A recent case saw an employee successfully claim £5,000 for injury to feelings in connection with disability discrimination in the Glasgow employment tribunal, linking the menopause to disability in a rare example of this issue coming before the courts.
The particular employee concerned had various medical problems, related to the onset of the menopause, and was receiving medical treatment for a number of years when she was prescribed a granulated medication that is taken by dissolving it in water for a bout of cystitis. She kept the medication in a pencil case on her desk. She worked as a court officer and when she returned to her desk following a court adjournment, she found that her personal items had been moved and the water jug on her table had been emptied. There were two men in the public area drinking water, so she became concerned as to whether or not they were drinking the water from her desk, as she couldn’t remember if she had already diluted her medication into it. Thus, she approached the men asking them where they got the water from and she was told the clerk had given it to them. When they asked why she wanted to know she explained her dilemma. She wouldn’t say which medication. One of the individuals involved reacted badly. The incident was investigated by the health and safety team and the employee had to give a written statement. Later on, it was established that if she had put the medication in the water it would have turned pink. The report was quite damming of the employee, saying that she shown no remorse for her actions and didn’t appear worried that anyone had taken the medication, arguing that the employee hadn’t upheld the employer’s values and recommending dismissal for gross misconduct.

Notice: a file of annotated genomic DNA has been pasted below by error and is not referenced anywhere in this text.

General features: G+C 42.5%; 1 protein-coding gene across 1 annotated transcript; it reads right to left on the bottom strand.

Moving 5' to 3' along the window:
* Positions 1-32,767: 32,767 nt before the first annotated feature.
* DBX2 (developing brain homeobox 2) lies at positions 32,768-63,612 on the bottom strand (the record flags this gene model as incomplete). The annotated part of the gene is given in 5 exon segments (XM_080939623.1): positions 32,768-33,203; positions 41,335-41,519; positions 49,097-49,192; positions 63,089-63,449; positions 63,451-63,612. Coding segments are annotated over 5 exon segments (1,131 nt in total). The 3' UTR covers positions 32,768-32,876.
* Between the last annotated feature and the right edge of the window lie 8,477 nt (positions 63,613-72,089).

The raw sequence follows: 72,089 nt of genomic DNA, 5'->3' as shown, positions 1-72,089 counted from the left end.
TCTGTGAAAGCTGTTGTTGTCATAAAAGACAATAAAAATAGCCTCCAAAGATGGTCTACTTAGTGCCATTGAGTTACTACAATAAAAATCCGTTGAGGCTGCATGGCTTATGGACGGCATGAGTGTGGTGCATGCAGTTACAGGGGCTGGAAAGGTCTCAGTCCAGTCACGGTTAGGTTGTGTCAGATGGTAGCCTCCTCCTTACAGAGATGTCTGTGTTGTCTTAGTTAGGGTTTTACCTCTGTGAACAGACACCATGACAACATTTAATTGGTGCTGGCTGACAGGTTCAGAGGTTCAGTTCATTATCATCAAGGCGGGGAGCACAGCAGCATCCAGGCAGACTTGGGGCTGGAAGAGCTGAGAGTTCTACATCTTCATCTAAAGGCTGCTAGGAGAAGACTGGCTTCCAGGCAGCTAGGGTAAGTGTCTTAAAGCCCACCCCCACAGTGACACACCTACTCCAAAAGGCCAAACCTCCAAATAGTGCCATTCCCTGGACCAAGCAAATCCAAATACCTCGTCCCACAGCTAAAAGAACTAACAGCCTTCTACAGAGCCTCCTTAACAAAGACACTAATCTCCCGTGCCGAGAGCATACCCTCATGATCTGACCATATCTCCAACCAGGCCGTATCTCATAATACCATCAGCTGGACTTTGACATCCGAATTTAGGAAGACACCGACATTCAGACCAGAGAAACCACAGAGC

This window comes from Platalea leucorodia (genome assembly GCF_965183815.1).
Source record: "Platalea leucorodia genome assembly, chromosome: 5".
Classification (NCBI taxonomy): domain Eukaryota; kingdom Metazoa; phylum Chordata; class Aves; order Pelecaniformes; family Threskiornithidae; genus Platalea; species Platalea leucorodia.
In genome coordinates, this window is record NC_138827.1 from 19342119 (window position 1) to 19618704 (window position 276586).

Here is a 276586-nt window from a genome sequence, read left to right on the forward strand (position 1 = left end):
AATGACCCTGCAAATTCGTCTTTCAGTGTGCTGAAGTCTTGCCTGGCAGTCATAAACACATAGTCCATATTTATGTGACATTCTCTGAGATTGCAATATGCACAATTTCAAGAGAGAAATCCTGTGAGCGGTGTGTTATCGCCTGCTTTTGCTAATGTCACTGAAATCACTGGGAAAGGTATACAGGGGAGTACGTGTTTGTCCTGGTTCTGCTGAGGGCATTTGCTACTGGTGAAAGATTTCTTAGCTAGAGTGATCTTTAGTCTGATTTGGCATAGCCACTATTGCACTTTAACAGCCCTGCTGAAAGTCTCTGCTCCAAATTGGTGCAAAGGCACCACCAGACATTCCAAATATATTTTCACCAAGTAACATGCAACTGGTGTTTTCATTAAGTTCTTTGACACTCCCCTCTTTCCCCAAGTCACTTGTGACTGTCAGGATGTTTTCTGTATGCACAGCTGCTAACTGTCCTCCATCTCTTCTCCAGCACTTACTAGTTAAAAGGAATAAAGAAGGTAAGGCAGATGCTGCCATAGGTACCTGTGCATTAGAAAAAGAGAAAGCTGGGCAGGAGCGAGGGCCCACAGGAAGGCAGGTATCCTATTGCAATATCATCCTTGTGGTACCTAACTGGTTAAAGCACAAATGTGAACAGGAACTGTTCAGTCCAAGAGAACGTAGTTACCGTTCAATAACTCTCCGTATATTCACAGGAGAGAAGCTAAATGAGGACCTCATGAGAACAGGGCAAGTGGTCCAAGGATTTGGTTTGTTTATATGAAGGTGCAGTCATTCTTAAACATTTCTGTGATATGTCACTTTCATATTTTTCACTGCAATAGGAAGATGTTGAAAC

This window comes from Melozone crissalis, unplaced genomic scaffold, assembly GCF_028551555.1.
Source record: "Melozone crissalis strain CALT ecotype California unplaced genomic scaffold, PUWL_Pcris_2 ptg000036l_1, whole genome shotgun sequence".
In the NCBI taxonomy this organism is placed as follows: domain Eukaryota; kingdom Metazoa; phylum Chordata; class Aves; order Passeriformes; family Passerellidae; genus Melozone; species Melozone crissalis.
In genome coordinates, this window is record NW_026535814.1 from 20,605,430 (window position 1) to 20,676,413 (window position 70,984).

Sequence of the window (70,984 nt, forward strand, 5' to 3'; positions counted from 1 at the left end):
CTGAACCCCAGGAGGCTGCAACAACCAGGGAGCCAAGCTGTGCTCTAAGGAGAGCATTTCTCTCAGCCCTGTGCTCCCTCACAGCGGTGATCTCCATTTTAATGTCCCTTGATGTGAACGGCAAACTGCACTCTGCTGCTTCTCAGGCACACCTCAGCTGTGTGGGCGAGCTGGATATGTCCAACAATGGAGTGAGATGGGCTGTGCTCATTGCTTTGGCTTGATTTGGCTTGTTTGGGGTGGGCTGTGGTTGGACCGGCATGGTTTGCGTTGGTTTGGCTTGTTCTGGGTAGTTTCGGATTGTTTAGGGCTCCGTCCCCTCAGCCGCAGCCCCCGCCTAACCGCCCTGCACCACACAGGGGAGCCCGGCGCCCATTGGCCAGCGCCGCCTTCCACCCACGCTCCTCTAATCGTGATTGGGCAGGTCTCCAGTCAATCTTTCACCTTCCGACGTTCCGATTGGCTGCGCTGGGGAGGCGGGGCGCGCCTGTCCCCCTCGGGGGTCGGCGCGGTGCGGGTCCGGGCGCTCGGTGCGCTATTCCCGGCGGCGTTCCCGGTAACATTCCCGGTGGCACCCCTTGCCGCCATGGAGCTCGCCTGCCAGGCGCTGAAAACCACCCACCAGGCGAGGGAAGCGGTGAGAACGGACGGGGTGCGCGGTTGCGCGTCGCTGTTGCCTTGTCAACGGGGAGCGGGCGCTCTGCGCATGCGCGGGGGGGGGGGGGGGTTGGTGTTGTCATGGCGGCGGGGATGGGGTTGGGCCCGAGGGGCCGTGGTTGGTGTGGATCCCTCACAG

Despite the employee acknowledging that she’d made a mistake about the medication being in the water and providing an amended statement, the employer proceeded to a disciplinary hearing. They ignored the fact that the employee was flustered and agitated with her concern about what had happened. They ignored that she experienced anxiety attacks and that she had anaemia causing tiredness, light headedness and fainting. The employer was found to have discriminated against the employee by dismissing because it had failed to consider her disability’s impact on her conduct.
This is the first time that the law has really recognised that someone going through the menopause may be disabled, provided that the symptoms that she suffered from has a substantial effect on her ability to carry out normal day-to-day activities, which seems to have been accepted in this case.
It also illustrates the dangers of a s15 of the Equality Act 2010 claim – when you dismiss for the conduct can you be sure that there isn’t a disability that has caused that conduct?
One of the best things an employer can do in relation to this issue is educate people about what the menopause actually involves. An organisation called Menopause Café www.menopausecafe.net was set-up to do just that. You could include this if you are having a wellbeing week or a rolling programme of focusing on various different medical conditions?
Some employers are also drafting policies specifically targeting treatment of employees at this stage in their life. We do have such a policy available if you want it but I’m reluctant to suggest that employers must have such a document, on the basis that you could get into drafting separate policies for many many different aspects of managing workplace health, wellbeing and disability. Where do you end?